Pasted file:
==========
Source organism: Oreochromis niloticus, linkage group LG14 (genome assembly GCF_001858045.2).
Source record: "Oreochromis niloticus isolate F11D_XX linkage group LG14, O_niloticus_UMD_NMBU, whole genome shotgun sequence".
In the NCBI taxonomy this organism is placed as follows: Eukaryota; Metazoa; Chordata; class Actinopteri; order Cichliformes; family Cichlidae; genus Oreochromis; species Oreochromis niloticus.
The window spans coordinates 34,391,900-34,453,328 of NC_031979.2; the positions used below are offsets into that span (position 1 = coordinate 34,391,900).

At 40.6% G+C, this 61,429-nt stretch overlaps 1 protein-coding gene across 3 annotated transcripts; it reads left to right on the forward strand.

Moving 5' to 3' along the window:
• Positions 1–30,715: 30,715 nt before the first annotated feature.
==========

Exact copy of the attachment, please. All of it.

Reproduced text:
Source organism: Oreochromis niloticus, linkage group LG14 (genome assembly GCF_001858045.2).
Source record: "Oreochromis niloticus isolate F11D_XX linkage group LG14, O_niloticus_UMD_NMBU, whole genome shotgun sequence".
In the NCBI taxonomy this organism is placed as follows: Eukaryota; Metazoa; Chordata; class Actinopteri; order Cichliformes; family Cichlidae; genus Oreochromis; species Oreochromis niloticus.
The window spans coordinates 34,391,900-34,453,328 of NC_031979.2; the positions used below are offsets into that span (position 1 = coordinate 34,391,900).

At 40.6% G+C, this 61,429-nt stretch overlaps 1 protein-coding gene across 3 annotated transcripts; it reads left to right on the forward strand.

Moving 5' to 3' along the window:
• Positions 1–30,715: 30,715 nt before the first annotated feature.